TransDigm – a diamond in the rough


At Northstar, we look for quality businesses and invest in their shares when they are trading at levels that show good value. One of the characteristics we look for in these businesses is a strong and durable competitive advantage that can be defended. In this article, we unpack why, despite its position in a cyclical industry, TransDigm is able to generate consistent and robust returns on capital, one of the key indicators of a quality business.

The intellectual property in TransDigm’s products creates a competitive advantage

The majority of aerospace products that TransDigm designs and manufactures are either the only part that can be used in an application (sole-source) or their own design of a solution for which there are competitor parts (proprietary). The large share of revenue from sole-source (80%) and propriety products (90%) gives TransDigm pricing power. As a consequence, their margins are more than double the industry average as evidenced in Chart 10 below.

Chart 10: TransDigm EBITDA margin vs peer group average

Source: Capital IQ; Peer Group: HEI, HON, MGGT, TGI & SAF (FY2019)

Several barriers to entry deter potential competitors

The highly regulated nature of the aerospace industry results in stringent regulatory and certification requirements. Each part requires a Parts Manufacturer Approval (PMA) from the US Federal Aviation Administration. This certification takes up to 18 months and costs anywhere from US$20 000 to US$1 000 000 per part, with an average cost between US$75 000 and US$100 000. TransDigm has more than 300 000 active PMAs and conservative estimates suggest that it would cost at least to US$22.5 billion to replicate its current portfolio. On top of that, the company introduces thousands of additional PMAs each year. Competitors would have to make a significant investment over many years before they could start to earn a return on investment. As a result, PMAs introduced by competitors represent less than 2% of TransDigm’s annual sales.

In addition, their portfolio is extremely diverse, with no single part individually making up a large portion of their revenue. Approximately 90% of aftermarket revenue is generated from PMAs selling less than US$2 million a year. TransDigm’s products are also relatively inexpensive, with average selling prices of US$1 000. At that price level the most critical considerations for customers are reliability, quality and timeous delivery. The low price and critical nature of the products reinforces the high cost of switching, creating another significant hurdle for competitors.

Aftermarket revenues strengthen the business model

TransDigm products are used by aerospace original equipment manufacturers (OEMs) when building new aircraft and the company also designs and manufactures aftermarket parts that are used to service and support the global fleet of aircraft to meet regulatory requirements and maintain aircraft warranties. The typical lifespan of an aircraft is around 25 to 30 years and a single aircraft platform can last 20 to 30 years, resulting in more than 50 years of potential stable and recurring aftermarket revenues from parts used in each platform. Aftermarket parts generate 52% of TransDigm’s revenue and are very profitable, comprising the majority of the company’s EBITDA. This helps to smooth out the volatility in revenue from OEM customers and mitigates the company’s leveraged balance sheet and acquisitive mergers and acquisitions (M&A) strategy.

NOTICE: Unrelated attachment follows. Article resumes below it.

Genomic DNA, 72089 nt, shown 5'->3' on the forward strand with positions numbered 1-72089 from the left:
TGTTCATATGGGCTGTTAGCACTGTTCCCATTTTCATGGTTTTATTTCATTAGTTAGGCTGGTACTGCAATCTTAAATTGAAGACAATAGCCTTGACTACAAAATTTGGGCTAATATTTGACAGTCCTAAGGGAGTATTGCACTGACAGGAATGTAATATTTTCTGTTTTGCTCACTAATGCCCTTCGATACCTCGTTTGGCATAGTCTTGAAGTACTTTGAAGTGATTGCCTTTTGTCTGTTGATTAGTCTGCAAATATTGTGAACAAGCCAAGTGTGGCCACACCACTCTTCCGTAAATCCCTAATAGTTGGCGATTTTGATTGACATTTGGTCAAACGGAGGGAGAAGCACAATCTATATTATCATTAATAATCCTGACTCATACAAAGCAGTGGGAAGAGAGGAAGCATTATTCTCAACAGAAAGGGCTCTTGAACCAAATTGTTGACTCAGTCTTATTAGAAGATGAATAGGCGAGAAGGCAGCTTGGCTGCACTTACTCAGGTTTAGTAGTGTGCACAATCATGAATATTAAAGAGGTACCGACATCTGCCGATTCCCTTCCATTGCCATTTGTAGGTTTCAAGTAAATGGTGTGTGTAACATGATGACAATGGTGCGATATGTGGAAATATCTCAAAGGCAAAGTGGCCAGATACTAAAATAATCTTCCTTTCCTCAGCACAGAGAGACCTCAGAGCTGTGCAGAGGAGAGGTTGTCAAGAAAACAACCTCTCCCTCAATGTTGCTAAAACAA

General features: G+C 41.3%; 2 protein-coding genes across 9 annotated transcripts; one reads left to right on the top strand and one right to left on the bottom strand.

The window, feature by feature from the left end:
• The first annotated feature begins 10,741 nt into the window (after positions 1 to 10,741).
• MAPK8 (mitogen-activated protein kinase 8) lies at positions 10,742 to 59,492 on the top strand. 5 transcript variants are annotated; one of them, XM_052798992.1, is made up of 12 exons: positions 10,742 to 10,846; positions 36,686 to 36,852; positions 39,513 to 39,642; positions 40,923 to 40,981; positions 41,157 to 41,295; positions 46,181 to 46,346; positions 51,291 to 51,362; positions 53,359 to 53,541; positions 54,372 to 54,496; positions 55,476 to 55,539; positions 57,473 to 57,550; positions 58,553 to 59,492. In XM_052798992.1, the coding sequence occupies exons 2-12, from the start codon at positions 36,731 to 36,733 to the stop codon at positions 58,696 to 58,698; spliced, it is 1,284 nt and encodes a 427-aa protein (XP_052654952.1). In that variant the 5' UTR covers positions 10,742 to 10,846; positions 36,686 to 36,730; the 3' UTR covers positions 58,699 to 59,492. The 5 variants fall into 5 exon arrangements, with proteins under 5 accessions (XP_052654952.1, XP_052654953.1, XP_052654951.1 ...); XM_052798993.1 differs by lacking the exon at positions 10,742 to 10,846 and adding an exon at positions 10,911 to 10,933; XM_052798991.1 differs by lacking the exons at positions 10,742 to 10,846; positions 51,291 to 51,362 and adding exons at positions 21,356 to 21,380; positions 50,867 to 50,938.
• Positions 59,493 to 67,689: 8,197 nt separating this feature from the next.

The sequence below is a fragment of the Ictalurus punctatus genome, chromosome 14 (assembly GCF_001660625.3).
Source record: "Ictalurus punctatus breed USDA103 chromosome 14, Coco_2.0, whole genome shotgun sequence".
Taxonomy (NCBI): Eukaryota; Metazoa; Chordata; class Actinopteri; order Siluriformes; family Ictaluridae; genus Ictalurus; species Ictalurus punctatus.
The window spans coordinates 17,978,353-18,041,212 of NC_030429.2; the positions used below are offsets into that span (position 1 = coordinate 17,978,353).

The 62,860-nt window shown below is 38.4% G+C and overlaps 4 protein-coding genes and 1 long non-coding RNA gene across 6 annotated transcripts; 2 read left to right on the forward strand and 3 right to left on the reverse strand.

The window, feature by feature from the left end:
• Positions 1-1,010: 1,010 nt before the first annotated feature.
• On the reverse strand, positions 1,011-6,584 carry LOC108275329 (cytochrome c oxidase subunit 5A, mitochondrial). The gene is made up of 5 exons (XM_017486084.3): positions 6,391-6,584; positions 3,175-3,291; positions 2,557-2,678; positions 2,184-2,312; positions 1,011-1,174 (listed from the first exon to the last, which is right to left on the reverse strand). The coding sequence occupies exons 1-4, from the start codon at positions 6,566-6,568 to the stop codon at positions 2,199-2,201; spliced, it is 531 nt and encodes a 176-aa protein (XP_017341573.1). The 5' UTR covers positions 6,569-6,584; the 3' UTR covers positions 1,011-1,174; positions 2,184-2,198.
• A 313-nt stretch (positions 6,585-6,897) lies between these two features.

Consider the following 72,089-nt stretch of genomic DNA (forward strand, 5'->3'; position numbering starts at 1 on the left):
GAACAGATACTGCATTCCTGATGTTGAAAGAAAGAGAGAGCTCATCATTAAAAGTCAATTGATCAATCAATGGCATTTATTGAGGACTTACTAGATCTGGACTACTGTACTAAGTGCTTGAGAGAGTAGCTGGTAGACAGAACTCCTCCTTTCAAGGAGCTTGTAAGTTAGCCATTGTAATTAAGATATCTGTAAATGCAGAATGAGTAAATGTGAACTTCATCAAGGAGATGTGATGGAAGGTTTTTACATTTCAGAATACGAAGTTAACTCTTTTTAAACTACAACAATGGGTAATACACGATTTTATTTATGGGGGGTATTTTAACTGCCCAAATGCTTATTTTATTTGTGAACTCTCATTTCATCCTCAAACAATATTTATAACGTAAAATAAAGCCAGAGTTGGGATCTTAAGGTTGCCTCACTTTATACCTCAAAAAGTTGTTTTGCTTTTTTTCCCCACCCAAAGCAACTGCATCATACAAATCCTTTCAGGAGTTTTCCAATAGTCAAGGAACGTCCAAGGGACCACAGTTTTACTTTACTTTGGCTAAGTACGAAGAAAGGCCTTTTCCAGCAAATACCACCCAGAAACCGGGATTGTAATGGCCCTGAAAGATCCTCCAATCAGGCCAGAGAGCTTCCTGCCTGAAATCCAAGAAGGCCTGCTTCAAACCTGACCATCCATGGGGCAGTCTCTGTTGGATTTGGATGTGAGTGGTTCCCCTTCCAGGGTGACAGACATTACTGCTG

Capital allocation expertise and private equity-like structure

The aerospace industry is fragmented, with many small private businesses and non-core operations of larger businesses. TransDigm maintains a highly-geared balance sheet to acquire profitable proprietary businesses with significant aftermarket content where they believe they can unlock value. The company has a unique private equity-like structure and the stated objective of delivering “private equity-like growth in value with the liquidity of a public market”.

A geared balance sheet and frequent M&A are commonly a cause for concern, particularly in an inherently cyclical industry such as aerospace and defence. But the company’s management team has significant experience in managing earnings variability, executing acquisitions and integrating acquired businesses into their company and culture. Since their IPO in 2006 they have acquired more than 49 businesses without a single impairment or asset write down, demonstrating just how robust their M&A process is.

Good management and a stellar business model

TransDigm’s proprietary and sole-source revenue base and significant aftermarket content affords them strong market positions, pricing power and a stable, recurring revenue stream that is protected by effective barriers to entry. Management has an excellent track record of capital allocation and the business model has proven durable through the economic cycle, resulting in consistently good returns on invested capital as evidenced in Chart 11 on the following page.

Chart 11: Returns on tangible invested capital

Source: Capital IQ , Northstar Calculations (FY2019)

Northstar has followed Transdigm for a number of years, but the company’s stock traded at levels that did not include a sufficient margin of safety for us to be comfortable buying the share. With the selloff in late March, the margin of safety opened up and we were able to make a meaningful investment at a very attractive valuation level. The share price has recovered significantly since then and currently trades at our base case intrinsic value estimate. We see significant upside to a bull case and remain a long-term holder of TransDigm.